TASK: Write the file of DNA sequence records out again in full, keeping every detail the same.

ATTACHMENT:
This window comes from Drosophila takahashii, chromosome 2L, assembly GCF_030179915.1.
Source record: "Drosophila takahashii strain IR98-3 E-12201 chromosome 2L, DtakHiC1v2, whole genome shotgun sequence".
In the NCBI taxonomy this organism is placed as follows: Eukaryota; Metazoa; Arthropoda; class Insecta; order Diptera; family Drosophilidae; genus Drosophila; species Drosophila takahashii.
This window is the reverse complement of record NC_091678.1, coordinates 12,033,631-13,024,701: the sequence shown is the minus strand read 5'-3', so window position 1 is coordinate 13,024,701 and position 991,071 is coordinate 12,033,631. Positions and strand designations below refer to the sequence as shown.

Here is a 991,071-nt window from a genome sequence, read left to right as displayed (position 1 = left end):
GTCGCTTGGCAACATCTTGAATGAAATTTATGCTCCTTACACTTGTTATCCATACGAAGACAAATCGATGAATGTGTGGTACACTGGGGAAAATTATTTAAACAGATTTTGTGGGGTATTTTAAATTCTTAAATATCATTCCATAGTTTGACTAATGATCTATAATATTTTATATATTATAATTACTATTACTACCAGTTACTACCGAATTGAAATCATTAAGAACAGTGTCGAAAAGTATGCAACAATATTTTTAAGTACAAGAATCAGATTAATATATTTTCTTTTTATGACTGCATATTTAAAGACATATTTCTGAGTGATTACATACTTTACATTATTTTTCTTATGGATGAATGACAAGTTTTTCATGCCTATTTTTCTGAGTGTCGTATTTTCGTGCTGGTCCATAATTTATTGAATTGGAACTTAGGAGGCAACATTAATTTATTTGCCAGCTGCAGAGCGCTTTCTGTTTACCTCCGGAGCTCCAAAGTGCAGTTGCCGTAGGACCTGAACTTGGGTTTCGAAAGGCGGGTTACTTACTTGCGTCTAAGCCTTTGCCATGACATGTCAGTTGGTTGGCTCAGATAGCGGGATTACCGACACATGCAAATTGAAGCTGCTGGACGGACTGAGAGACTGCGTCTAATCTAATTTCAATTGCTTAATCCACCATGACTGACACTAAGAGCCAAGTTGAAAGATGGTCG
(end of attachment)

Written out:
This window comes from Drosophila takahashii, chromosome 2L, assembly GCF_030179915.1.
Source record: "Drosophila takahashii strain IR98-3 E-12201 chromosome 2L, DtakHiC1v2, whole genome shotgun sequence".
In the NCBI taxonomy this organism is placed as follows: Eukaryota; Metazoa; Arthropoda; class Insecta; order Diptera; family Drosophilidae; genus Drosophila; species Drosophila takahashii.
This window is the reverse complement of record NC_091678.1, coordinates 12,033,631-13,024,701: the sequence shown is the minus strand read 5'-3', so window position 1 is coordinate 13,024,701 and position 991,071 is coordinate 12,033,631. Positions and strand designations below refer to the sequence as shown.

Here is a 991,071-nt window from a genome sequence, read left to right as displayed (position 1 = left end):
GTCGCTTGGCAACATCTTGAATGAAATTTATGCTCCTTACACTTGTTATCCATACGAAGACAAATCGATGAATGTGTGGTACACTGGGGAAAATTATTTAAACAGATTTTGTGGGGTATTTTAAATTCTTAAATATCATTCCATAGTTTGACTAATGATCTATAATATTTTATATATTATAATTACTATTACTACCAGTTACTACCGAATTGAAATCATTAAGAACAGTGTCGAAAAGTATGCAACAATATTTTTAAGTACAAGAATCAGATTAATATATTTTCTTTTTATGACTGCATATTTAAAGACATATTTCTGAGTGATTACATACTTTACATTATTTTTCTTATGGATGAATGACAAGTTTTTCATGCCTATTTTTCTGAGTGTCGTATTTTCGTGCTGGTCCATAATTTATTGAATTGGAACTTAGGAGGCAACATTAATTTATTTGCCAGCTGCAGAGCGCTTTCTGTTTACCTCCGGAGCTCCAAAGTGCAGTTGCCGTAGGACCTGAACTTGGGTTTCGAAAGGCGGGTTACTTACTTGCGTCTAAGCCTTTGCCATGACATGTCAGTTGGTTGGCTCAGATAGCGGGATTACCGACACATGCAAATTGAAGCTGCTGGACGGACTGAGAGACTGCGTCTAATCTAATTTCAATTGCTTAATCCACCATGACTGACACTAAGAGCCAAGTTGAAAGATGGTCG